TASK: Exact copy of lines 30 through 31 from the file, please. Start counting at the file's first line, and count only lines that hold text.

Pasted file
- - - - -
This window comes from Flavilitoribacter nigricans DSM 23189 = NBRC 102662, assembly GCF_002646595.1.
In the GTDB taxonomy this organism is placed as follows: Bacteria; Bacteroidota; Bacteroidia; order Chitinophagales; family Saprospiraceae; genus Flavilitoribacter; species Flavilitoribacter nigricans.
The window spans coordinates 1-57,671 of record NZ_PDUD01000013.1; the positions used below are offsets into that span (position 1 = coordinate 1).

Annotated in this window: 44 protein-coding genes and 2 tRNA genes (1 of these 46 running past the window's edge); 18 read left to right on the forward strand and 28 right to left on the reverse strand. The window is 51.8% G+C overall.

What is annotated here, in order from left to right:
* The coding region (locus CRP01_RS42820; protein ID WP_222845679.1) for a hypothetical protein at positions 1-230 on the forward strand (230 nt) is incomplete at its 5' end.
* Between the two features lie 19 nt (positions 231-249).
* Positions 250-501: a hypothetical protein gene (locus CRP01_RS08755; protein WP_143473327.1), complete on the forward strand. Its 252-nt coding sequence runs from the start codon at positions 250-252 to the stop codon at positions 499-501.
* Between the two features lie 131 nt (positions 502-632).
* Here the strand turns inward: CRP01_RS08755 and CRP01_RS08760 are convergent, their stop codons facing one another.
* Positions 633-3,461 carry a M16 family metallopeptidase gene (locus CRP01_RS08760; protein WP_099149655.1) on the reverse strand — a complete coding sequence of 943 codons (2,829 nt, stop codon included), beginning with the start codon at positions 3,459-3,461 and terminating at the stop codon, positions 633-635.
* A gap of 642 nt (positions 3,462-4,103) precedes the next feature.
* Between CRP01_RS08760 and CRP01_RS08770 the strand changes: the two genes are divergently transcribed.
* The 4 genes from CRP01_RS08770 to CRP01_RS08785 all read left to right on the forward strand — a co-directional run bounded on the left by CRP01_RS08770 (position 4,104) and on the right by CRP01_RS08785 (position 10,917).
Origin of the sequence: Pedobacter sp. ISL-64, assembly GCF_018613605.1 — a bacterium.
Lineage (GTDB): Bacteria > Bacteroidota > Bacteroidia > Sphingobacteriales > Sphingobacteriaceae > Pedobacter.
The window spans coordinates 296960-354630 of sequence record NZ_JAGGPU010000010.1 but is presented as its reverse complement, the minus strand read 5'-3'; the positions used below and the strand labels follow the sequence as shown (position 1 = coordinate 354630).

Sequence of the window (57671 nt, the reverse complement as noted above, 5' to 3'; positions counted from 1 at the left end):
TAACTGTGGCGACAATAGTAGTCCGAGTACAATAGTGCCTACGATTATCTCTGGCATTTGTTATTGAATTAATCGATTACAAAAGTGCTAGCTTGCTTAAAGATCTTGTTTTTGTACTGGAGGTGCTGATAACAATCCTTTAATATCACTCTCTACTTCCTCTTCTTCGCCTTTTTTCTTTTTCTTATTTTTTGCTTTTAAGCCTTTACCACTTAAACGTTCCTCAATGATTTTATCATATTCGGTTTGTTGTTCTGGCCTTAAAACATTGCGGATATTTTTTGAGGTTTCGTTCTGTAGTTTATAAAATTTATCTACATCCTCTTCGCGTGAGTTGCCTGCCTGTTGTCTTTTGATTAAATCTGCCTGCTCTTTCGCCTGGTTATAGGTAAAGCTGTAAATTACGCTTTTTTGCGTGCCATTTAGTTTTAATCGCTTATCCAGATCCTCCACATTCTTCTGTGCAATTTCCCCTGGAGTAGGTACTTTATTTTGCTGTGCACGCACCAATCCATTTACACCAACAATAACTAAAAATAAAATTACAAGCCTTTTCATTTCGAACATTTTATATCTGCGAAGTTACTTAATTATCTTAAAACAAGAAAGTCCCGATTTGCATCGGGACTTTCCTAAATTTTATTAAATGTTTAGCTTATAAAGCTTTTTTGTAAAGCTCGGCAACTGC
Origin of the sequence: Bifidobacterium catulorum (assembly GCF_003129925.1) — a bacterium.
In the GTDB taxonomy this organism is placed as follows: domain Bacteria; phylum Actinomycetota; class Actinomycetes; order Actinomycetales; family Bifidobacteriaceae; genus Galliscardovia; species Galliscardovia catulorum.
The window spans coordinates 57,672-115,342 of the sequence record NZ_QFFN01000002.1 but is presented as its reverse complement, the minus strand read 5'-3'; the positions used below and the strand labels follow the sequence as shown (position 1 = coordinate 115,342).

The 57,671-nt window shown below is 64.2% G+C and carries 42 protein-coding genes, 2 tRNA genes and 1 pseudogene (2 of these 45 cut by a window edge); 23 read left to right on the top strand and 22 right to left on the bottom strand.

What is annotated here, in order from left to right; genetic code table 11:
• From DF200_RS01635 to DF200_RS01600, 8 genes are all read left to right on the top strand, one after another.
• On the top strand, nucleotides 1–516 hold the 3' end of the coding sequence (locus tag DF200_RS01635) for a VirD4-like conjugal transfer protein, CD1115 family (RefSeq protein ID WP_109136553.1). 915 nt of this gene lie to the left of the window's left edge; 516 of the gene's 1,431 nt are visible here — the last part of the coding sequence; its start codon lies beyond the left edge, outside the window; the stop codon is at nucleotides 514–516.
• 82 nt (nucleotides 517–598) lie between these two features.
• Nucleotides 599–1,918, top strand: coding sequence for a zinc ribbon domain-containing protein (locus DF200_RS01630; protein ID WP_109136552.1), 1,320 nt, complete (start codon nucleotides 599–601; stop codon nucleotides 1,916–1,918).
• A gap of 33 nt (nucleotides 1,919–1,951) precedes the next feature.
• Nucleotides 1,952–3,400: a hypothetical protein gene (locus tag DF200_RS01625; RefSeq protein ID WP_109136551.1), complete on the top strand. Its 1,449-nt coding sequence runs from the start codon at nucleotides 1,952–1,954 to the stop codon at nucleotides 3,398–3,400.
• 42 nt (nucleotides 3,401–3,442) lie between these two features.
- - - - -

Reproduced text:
• Nucleotides 1,952–3,400: a hypothetical protein gene (locus tag DF200_RS01625; RefSeq protein ID WP_109136551.1), complete on the top strand. Its 1,449-nt coding sequence runs from the start codon at nucleotides 1,952–1,954 to the stop codon at nucleotides 3,398–3,400.
• 42 nt (nucleotides 3,401–3,442) lie between these two features.